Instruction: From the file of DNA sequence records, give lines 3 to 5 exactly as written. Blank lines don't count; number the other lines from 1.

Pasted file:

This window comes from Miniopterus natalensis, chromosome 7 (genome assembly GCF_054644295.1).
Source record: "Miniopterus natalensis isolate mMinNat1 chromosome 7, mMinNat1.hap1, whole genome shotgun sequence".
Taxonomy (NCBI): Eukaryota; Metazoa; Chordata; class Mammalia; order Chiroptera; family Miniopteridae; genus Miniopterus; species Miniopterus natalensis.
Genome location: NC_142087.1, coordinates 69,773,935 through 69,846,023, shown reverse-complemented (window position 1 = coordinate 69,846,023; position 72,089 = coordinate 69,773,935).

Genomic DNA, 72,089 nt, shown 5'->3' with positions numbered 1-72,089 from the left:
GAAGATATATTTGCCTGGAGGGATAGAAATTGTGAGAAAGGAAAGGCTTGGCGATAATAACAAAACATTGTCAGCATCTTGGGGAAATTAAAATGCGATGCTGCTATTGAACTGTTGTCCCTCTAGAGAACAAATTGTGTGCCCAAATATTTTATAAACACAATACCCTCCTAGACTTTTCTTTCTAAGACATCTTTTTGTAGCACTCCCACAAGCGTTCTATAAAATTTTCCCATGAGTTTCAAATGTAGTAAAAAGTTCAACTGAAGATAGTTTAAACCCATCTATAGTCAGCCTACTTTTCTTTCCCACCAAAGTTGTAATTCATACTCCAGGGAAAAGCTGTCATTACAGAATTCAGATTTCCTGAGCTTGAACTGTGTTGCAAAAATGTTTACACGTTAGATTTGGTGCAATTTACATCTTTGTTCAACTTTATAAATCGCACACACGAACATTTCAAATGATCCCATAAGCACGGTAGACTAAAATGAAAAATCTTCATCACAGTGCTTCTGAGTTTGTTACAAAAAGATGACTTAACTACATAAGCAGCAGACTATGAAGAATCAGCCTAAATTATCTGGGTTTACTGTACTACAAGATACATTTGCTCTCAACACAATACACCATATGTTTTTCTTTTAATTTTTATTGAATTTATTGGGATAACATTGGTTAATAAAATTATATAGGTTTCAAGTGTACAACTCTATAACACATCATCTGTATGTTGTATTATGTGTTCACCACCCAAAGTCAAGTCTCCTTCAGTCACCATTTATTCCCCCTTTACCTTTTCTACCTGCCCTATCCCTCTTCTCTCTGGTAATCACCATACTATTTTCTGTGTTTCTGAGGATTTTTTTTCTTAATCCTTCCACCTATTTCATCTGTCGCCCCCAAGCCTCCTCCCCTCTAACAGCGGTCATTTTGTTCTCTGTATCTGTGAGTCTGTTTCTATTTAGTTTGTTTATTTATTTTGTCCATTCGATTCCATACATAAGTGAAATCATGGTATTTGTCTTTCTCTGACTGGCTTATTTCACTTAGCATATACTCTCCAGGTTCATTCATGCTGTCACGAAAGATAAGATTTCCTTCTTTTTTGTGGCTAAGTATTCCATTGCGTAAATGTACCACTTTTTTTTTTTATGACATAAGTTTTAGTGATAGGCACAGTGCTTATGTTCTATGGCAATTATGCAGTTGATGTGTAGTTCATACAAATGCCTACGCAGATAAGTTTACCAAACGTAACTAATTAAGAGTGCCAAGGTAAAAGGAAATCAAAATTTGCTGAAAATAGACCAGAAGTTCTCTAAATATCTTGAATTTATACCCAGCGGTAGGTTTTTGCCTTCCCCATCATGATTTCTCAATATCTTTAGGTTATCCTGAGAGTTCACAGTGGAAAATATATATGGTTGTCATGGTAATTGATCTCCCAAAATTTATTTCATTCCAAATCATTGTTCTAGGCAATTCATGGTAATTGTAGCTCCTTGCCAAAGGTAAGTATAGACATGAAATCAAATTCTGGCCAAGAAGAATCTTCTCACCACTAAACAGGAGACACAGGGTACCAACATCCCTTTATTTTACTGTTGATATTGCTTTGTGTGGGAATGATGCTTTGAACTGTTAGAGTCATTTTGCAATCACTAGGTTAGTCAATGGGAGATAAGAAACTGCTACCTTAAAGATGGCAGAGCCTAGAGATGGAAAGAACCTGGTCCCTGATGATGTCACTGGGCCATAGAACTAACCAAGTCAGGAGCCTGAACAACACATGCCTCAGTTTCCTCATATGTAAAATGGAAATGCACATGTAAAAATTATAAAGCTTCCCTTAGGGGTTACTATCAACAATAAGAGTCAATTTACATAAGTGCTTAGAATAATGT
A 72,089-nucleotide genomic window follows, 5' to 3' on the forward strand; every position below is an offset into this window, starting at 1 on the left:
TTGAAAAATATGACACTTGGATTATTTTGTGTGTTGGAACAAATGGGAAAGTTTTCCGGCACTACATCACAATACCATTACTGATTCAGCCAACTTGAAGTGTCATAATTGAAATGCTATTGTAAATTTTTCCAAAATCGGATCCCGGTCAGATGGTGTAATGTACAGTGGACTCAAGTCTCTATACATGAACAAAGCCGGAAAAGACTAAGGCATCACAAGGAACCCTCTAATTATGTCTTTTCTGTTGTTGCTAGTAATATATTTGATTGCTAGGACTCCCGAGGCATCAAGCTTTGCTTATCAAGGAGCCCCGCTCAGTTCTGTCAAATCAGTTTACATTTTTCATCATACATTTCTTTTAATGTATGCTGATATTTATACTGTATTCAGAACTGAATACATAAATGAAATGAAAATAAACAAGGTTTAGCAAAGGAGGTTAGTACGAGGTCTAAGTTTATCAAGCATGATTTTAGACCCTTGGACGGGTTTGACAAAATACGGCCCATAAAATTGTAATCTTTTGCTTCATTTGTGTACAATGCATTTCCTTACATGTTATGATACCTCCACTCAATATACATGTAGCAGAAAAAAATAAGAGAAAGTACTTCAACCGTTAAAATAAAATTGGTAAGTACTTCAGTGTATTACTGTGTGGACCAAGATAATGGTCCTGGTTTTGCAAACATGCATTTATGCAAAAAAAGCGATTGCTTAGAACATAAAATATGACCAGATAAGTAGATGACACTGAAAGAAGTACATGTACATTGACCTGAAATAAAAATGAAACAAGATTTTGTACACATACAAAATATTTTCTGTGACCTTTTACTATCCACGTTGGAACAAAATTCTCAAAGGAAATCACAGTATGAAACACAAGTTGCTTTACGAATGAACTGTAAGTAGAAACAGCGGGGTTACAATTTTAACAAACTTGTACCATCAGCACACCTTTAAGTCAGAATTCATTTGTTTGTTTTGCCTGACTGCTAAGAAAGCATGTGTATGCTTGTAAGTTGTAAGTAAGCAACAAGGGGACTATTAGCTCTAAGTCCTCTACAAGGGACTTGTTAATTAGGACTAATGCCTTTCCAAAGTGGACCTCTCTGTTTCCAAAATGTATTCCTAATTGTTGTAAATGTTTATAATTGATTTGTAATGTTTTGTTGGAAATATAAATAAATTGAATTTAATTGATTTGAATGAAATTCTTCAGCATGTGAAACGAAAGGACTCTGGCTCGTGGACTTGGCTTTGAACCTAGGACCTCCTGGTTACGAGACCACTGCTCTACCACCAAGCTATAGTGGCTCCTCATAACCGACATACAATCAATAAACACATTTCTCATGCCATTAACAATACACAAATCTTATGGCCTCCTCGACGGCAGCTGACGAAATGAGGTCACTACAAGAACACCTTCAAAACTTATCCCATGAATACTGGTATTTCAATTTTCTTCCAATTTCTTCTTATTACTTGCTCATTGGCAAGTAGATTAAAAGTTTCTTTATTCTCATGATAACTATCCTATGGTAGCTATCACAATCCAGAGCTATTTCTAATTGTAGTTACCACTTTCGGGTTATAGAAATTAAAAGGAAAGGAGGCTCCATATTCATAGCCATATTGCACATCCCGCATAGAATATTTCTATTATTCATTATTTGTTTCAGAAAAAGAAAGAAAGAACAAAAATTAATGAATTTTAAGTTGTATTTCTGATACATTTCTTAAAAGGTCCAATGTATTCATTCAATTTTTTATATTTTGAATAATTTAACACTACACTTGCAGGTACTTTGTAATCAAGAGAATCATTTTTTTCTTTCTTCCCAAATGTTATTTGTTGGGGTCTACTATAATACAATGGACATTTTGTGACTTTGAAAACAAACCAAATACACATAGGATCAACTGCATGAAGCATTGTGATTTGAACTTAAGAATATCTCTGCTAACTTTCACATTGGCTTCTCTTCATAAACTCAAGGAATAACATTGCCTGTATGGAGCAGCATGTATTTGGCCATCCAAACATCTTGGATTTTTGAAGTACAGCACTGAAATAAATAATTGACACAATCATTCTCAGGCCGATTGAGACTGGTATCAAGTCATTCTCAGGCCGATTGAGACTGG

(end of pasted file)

Taxonomy (NCBI): Eukaryota; Metazoa; Chordata; class Mammalia; order Chiroptera; family Miniopteridae; genus Miniopterus; species Miniopterus natalensis.
Genome location: NC_142087.1, coordinates 69,773,935 through 69,846,023, shown reverse-complemented (window position 1 = coordinate 69,846,023; position 72,089 = coordinate 69,773,935).

Genomic DNA, 72,089 nt, shown 5'->3' with positions numbered 1-72,089 from the left: